The general guidance for children born overseas, including adopted children, is here: https://www.gov.uk/government/publications/guidance-on-how-adopted-children-can-become-british/intercountry-adoption-and-british-citizenship It is possible that he is automatically a British citizen but only if the adoption was certified as in accordance with the Hague ...


3

The form that seems relevant to your case is here: https://www.gov.uk/government/publications/application-to-register-child-under-18-as-british-citizen-form-mn1 Unfortunately it is not so clear if you will be successful in your application. But it does appear possible to try. You'd be relying on the discretion of the British Home Secretary because your ...


3

“Acquiring” French citizenship is not quite the right way to think about this. If your father was a French citizen at the time of your birth, you might be one too. If he wasn't, there is nothing he could do now to make you a French citizen. The fact that he could have “acquired” it is not relevant. The only way in which his cooperation would be useful is in ...


3

You must apply for a new biometric residence permit within 3 months if your nationality changes. The British Residency Permit Guidance Notes have more information on this (bolds are my amendments): You must tell us as soon as you can if: you change your name (for example, because of marriage or by deed poll); you change your gender, legally or ...


3

A "US National" is a legal term and is so defined in 8 U.S.C. §1408 8 U.S.C. §1408 Definition of U.S. National ...the following shall be nationals, but not citizens, of the United States at birth: (1) A person born in an outlying possession of the United States on or after the date of formal acquisition of such possession; (2) A person born ...


3

You having a Hong Kong Permanent Identity Card means that you are (or were) a Hong Kong permanent resident. Neither having this card nor being a Hong Kong permanent resident means that you are a Chinese citizen. Hong Kong permanent residents can be Chinese citizens or foreign citizens. If you had an HKSAR passport, that would tell us that (at least Hong Kong ...


3

Holding UK citizenship is not something you need to give up for any reason, other than on the grounds of wanting to 'burn your past'. UK citizens (unlike US citizens) are only taxed by the UK government on income earned while resident in the UK. So if you upped sticks and went to live the life in Cyprus, you would have no further obligations to the UK. ...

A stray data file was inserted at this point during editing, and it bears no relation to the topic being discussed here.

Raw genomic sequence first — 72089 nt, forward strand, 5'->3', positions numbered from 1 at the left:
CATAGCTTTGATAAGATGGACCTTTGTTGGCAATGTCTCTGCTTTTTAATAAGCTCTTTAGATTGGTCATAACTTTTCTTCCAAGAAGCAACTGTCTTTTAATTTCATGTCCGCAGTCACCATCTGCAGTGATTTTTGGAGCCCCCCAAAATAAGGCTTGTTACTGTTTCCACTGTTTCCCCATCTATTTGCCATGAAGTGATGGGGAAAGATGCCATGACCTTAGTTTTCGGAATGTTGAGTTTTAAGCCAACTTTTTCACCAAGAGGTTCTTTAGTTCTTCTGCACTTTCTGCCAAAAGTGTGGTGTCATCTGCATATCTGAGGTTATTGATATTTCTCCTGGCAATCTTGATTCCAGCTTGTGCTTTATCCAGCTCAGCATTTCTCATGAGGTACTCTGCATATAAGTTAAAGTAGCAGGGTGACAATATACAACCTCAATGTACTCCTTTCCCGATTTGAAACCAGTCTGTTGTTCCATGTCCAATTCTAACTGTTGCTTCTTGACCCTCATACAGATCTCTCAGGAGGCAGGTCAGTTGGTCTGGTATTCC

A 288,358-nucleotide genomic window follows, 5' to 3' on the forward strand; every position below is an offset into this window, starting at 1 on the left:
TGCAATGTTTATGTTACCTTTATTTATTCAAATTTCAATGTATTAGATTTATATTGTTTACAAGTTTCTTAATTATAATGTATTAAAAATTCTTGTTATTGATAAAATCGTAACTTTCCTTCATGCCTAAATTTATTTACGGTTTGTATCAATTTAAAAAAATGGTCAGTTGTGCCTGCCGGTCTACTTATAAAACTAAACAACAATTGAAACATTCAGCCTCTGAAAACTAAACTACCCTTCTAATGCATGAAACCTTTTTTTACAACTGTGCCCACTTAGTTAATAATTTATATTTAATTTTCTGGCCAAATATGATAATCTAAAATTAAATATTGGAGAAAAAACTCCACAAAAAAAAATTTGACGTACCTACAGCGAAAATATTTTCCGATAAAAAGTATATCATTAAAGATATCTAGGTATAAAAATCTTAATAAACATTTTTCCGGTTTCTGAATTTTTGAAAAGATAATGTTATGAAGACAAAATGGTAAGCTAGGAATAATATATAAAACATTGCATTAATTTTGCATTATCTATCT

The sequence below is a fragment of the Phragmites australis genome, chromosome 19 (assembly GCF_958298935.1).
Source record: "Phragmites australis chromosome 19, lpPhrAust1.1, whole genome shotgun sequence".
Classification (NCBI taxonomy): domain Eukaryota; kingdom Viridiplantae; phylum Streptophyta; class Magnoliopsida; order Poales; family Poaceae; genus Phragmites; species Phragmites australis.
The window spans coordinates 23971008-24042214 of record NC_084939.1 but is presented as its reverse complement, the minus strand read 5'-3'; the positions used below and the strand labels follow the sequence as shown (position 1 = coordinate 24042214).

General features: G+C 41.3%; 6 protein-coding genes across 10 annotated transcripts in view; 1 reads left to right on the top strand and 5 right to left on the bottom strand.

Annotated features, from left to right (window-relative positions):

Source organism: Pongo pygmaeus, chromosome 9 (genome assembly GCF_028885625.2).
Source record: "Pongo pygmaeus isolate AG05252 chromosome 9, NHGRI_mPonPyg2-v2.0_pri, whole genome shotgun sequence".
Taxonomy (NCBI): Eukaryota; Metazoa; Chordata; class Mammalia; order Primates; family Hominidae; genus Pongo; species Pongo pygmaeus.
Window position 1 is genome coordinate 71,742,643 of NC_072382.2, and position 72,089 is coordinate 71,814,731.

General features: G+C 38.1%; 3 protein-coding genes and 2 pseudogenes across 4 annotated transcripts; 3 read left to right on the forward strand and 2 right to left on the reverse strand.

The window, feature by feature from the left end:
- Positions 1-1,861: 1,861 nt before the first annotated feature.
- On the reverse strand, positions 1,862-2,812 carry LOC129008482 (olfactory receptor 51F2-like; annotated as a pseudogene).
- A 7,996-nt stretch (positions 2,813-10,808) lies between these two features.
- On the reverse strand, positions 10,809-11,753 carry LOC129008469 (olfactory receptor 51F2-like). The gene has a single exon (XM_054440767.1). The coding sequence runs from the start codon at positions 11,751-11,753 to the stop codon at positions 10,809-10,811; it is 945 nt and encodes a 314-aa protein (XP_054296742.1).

3

The embassy probably doesn't know whether your father had Dutch nationality when you were born, since the circumstances governing this could include any of several things that they wouldn't have known about. The best way, and the way the Dutch government would go about it, would be to investigate the relevant points in his life. Before doing that, though, ...


2

As SztupY mentioned, you need to request permission retain your South African citizenship on gaining any other citizenship. If you are not granted such permission, you will lose South African citizenship. I am a little worried you may have lost your South African citizenship on gaining Polish citizenship. Requesting Retention If you are in the UK / London,...


2

The answer is NO, he is not a U.S. national. When you say "give up his U.S. citizenship", what is actually happening is he is giving up his U.S. nationality. He is giving up U.S. nationality according to 8 USC 1481(a)(5): (a) A person who is a national of the United States whether by birth or naturalization, shall lose his nationality by voluntarily ...


2

Flow in and out of the US is controlled by the Department of Homeland Security. They define a national to be: National - A person owing permanent allegiance to a state. It does not say that that permanent allegiance must be singular. That is, it doesn't restrict you to having allegiance to only one state. However, I think it's pretty clear that ...


2

In response to the question, you have become a British national after the birth of your child, so it cannot be simply passed on. British nationality is not retrospective; therefore only the child may be able to apply for indefinite leave to remain but this would be an issue depending on whether the mother is going to return to the UK. To be honest, it is ...


2

I'm happy to find people with a similar problem. My story is very alike as well. I've been struggling with this for quite a while. I look for an answer, do research, ask on the internet, monitor any similar topic on the web all the time. I used these options to call myself: Global citizen / World citizen / Citizen of the world Independent from my heritage ...


2

That's two, non-related, processes. If you are indeed French, you can apply for a passport at the nearest French consulate. You'll have to go there, you can't do this by post - they will take your fingerprints. As for renouncing your Indian citizenship, it is not required by France. And, more importantly, if you're planning to stay in India, you would need ...


2

Your daughter probably lost her Dutch nationality on 1 April 2013, 10 years after the dual nationality rule change in 2003. The rule that went into effect then is that a Dutch citizen who has other nationality and lives outside the kingdom or the EU for 10 years loses Dutch nationality. If that is true, it would explain the failure of her earlier passport ...